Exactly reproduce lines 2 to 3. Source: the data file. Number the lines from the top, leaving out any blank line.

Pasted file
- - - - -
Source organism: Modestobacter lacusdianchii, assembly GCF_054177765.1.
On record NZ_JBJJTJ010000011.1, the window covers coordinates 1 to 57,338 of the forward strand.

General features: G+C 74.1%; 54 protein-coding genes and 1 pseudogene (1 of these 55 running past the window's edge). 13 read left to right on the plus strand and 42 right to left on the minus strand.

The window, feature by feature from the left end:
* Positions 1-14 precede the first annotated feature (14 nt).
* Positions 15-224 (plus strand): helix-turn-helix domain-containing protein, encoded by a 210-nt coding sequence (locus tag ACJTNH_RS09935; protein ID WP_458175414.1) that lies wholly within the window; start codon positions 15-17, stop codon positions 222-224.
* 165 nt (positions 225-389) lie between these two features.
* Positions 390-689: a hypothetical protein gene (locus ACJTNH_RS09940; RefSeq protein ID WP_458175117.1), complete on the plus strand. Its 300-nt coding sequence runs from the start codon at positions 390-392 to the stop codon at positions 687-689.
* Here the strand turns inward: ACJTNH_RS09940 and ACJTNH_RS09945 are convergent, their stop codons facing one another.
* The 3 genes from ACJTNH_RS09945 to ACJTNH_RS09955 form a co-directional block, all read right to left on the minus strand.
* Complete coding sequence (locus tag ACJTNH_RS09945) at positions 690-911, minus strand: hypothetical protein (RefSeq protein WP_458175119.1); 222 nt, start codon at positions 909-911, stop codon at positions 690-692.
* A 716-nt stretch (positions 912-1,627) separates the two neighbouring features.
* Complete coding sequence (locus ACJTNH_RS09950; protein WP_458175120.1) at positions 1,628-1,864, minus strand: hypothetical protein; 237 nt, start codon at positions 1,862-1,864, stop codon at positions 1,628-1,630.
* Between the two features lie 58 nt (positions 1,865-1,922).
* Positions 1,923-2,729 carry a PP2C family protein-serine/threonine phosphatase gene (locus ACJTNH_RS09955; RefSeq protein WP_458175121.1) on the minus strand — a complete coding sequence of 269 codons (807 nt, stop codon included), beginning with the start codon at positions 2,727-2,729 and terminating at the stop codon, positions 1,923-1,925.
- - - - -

On record NZ_JBJJTJ010000011.1, the window covers coordinates 1 to 57,338 of the forward strand.

General features: G+C 74.1%; 54 protein-coding genes and 1 pseudogene (1 of these 55 running past the window's edge). 13 read left to right on the plus strand and 42 right to left on the minus strand.